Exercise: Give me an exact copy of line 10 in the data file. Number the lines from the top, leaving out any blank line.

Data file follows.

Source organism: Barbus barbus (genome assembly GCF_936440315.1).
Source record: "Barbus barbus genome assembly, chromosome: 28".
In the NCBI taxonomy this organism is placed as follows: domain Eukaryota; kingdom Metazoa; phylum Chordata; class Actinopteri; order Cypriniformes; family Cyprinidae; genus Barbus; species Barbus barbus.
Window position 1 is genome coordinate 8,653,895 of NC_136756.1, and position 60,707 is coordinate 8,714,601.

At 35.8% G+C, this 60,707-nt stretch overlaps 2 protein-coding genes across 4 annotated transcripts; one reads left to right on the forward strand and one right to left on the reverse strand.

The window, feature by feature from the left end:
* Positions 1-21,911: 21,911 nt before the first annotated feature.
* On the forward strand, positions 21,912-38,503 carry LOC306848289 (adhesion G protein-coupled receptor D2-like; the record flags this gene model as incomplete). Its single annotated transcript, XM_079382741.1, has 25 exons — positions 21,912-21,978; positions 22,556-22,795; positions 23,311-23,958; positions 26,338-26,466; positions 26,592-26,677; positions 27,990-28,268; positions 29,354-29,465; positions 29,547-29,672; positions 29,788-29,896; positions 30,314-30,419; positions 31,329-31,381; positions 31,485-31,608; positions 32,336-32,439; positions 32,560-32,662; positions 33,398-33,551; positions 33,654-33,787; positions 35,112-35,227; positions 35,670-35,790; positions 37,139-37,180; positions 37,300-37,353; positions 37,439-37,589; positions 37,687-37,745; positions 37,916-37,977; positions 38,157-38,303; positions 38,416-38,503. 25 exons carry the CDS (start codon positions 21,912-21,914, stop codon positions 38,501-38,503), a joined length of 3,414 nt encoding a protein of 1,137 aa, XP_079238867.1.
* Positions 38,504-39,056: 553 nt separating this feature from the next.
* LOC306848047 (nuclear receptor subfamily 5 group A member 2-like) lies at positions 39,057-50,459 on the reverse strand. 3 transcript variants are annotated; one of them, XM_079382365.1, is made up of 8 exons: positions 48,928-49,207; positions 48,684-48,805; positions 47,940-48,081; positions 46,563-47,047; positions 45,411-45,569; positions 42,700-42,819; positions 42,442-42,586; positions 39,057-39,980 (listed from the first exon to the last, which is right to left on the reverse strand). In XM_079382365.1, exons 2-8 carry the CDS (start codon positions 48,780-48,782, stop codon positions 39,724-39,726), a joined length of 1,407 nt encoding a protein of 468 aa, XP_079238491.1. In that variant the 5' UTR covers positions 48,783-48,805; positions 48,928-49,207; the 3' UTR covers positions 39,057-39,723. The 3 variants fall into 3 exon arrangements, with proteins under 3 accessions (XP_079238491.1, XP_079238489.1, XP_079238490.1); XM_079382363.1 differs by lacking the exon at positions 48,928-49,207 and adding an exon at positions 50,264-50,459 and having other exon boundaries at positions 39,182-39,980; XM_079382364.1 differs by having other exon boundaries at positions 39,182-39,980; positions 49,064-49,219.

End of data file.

* LOC306848047 (nuclear receptor subfamily 5 group A member 2-like) lies at positions 39,057-50,459 on the reverse strand. 3 transcript variants are annotated; one of them, XM_079382365.1, is made up of 8 exons: positions 48,928-49,207; positions 48,684-48,805; positions 47,940-48,081; positions 46,563-47,047; positions 45,411-45,569; positions 42,700-42,819; positions 42,442-42,586; positions 39,057-39,980 (listed from the first exon to the last, which is right to left on the reverse strand). In XM_079382365.1, exons 2-8 carry the CDS (start codon positions 48,780-48,782, stop codon positions 39,724-39,726), a joined length of 1,407 nt encoding a protein of 468 aa, XP_079238491.1. In that variant the 5' UTR covers positions 48,783-48,805; positions 48,928-49,207; the 3' UTR covers positions 39,057-39,723. The 3 variants fall into 3 exon arrangements, with proteins under 3 accessions (XP_079238491.1, XP_079238489.1, XP_079238490.1); XM_079382363.1 differs by lacking the exon at positions 48,928-49,207 and adding an exon at positions 50,264-50,459 and having other exon boundaries at positions 39,182-39,980; XM_079382364.1 differs by having other exon boundaries at positions 39,182-39,980; positions 49,064-49,219.